The key thing is doing what you like to do, so if you like a beer, there’s almost always someone who will be up for it. I like theatre, art, music and suchlike and getting out to shows or exhibitions has been a lifesaver. It can take meticulous organization. I can do more of that now than I could in the early days, but it is still both daunting and tiring.
As his main carer with heavy work responsibilities you’ve got to look after yourself as well. What did you do together before the stroke? Are there versions of previous activities you could try. Youll have to be inventive.
I don’t know what his main impairments are mine sre mobility cognitively I don’t have any real issues so can’t really comment on that. What floats yer boat? Do that
You still have a life to live
Have a great time
I’m with @Anthony.Nickson on that, the only way to reach him is to find interests that grab him. My sister was suggesting bowling, golf, tennis even:face_with_spiral_eyes: all things I had absolutely no interest in. So I found my own, in the gym, a strength & class, a hiking group.
And an aphasia social group who are mixed age group who anything but sit and grumble. Not all stroke groups are about therapies or counselling or whatever. Last month we had an insightful talk on the prison service from a member of the imb (Independent Monitoring Boards), next week we are going on a day out to play tourist around Liverpool, we’ve been to Manchester museum, the theatre, etc, etc, etc. Not all these groups are about grumbling about our conditions or anything like that. Two guys were rugby players in their younger days, so we’ve had lots of hilarious anecdotes from their heydays.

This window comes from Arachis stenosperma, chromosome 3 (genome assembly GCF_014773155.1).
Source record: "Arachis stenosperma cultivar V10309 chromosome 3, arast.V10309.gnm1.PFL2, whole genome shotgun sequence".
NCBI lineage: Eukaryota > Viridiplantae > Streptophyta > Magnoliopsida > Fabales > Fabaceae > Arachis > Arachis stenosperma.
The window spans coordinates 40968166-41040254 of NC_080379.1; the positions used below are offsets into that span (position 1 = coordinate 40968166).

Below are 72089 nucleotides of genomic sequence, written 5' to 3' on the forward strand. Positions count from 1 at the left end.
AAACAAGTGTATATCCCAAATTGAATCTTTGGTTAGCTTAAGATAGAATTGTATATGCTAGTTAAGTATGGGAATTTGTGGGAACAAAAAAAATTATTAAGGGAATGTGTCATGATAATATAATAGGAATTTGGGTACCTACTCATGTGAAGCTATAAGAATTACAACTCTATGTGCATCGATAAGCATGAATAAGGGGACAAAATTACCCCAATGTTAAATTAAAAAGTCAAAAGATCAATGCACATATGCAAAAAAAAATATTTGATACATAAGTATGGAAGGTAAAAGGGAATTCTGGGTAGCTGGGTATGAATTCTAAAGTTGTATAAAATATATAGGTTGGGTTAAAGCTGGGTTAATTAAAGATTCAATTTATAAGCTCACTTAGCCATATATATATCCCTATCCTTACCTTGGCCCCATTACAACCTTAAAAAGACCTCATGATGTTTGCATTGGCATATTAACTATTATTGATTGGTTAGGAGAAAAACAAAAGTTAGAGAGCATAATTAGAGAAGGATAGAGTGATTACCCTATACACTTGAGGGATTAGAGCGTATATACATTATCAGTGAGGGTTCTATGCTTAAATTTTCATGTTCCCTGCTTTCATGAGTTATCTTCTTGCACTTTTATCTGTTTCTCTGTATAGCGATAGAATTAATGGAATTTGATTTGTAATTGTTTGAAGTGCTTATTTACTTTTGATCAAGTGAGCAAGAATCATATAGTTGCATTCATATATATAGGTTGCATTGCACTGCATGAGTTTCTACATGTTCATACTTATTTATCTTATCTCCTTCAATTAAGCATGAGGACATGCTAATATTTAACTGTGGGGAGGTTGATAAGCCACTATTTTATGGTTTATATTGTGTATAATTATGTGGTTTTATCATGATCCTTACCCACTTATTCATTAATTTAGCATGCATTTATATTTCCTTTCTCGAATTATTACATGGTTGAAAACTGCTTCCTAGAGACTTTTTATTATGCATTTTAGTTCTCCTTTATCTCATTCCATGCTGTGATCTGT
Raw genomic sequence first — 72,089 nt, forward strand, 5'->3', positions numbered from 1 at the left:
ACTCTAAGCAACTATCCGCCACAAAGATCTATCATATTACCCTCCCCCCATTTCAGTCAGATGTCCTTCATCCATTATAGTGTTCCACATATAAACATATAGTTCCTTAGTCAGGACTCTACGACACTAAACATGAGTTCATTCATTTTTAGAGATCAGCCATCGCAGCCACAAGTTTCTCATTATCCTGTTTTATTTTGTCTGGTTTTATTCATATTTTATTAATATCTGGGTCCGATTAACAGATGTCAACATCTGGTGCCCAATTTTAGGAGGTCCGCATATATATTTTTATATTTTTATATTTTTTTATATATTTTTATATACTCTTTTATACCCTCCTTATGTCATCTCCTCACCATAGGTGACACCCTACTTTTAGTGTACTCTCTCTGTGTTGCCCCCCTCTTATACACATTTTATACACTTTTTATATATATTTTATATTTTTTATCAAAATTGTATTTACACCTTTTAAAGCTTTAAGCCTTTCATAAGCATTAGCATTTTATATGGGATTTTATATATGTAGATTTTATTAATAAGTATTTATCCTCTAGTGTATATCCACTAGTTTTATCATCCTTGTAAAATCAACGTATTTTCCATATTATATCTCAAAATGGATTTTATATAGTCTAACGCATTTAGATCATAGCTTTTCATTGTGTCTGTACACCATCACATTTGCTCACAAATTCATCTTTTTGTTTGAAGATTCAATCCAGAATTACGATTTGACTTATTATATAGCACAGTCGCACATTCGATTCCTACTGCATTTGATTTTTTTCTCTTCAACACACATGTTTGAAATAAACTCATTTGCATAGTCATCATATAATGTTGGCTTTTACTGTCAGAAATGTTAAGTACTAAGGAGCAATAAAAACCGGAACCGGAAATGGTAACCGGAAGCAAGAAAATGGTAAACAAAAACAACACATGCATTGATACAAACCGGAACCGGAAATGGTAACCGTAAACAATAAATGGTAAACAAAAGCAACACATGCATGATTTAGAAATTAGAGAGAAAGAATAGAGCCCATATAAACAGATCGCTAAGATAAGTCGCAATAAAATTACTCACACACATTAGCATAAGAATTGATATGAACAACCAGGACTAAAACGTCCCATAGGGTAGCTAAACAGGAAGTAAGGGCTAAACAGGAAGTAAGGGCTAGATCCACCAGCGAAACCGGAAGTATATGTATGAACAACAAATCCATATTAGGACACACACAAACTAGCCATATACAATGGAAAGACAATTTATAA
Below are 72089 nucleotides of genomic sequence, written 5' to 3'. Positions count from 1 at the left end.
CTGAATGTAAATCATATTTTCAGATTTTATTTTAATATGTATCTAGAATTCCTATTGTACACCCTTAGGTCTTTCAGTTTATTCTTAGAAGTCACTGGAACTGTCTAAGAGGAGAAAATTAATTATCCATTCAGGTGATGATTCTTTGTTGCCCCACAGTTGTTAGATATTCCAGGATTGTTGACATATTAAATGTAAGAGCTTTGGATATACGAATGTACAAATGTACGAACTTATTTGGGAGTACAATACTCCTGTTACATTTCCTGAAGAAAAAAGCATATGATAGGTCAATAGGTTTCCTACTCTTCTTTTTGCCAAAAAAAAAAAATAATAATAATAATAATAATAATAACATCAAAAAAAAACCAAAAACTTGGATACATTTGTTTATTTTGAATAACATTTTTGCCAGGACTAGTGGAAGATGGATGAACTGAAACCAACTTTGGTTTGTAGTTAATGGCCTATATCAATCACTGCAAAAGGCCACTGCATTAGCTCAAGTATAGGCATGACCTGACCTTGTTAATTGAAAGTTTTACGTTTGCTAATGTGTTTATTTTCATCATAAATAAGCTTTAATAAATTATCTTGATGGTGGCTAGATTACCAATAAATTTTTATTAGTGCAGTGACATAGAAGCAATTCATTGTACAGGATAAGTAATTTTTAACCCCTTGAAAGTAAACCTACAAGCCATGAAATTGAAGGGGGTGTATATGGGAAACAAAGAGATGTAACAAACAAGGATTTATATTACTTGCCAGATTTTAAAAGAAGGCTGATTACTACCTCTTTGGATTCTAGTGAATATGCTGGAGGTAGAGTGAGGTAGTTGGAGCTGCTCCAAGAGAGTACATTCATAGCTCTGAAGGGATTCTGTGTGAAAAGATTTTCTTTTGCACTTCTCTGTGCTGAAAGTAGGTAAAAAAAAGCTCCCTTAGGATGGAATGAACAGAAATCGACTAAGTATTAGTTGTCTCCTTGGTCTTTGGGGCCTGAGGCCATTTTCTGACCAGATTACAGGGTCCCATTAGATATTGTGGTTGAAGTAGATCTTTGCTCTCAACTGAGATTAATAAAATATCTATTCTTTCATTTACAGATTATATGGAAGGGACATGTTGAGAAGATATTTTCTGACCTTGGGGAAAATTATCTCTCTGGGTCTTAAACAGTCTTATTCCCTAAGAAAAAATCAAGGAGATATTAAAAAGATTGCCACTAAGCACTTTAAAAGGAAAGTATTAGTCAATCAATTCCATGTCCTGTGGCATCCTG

The picture I’m trying to paint is that the beauty of such groups are, in a way, an escapism from all things stroke. You can just be yourself without having to explain or apologies or even reminded on your condition. It’s a beautiful break away from all that and you get to enjoy all sorts of activities and interests, try new things, all with people like ourselves without half the logistics behind doing them. You make friends with mutual interests to meet up with outside of the group.
And this comes from a woman who is a shy introvert in real life and I’m loving it, you really don’t know what you are missing out on…unless you have already tried them. Oh and transport is not necessarily a problem, if needed and trips out are most likely by minibus/coach. Definitely worth a look into…where there’s a will there’s a way
I wish I had one of those nearby. Don’t even have the grumbling kind. There are none near me. However, the group of people here give me escape from my own grumbling. I love you all because you are humans, but love you more for sharing your time and knowledge with me and others here.
Hello @BettyOwen are you socialising and seeing your friends or has life come to a grinding halt for you? Lead and he may follow. I had a stroke feb 23 i was 59 at the time and it comes as quite a shock and shakes you to your core, its scary and that feeling of being out of control of your own body knocks your confidence. Life is now unpredictable. Life is different now. Takes some getting used to. But the forgotten heroes in all this are the people like yourself who have to stand by and watch and keep trying to encourage us and cajole us to join in with life again. Don’t give up because some day your lovely husband will get the courage to follow you. Book a nice beauty treatment or whatever makes you feel like you felt before this event happened in both your lives. My very best wishes to you both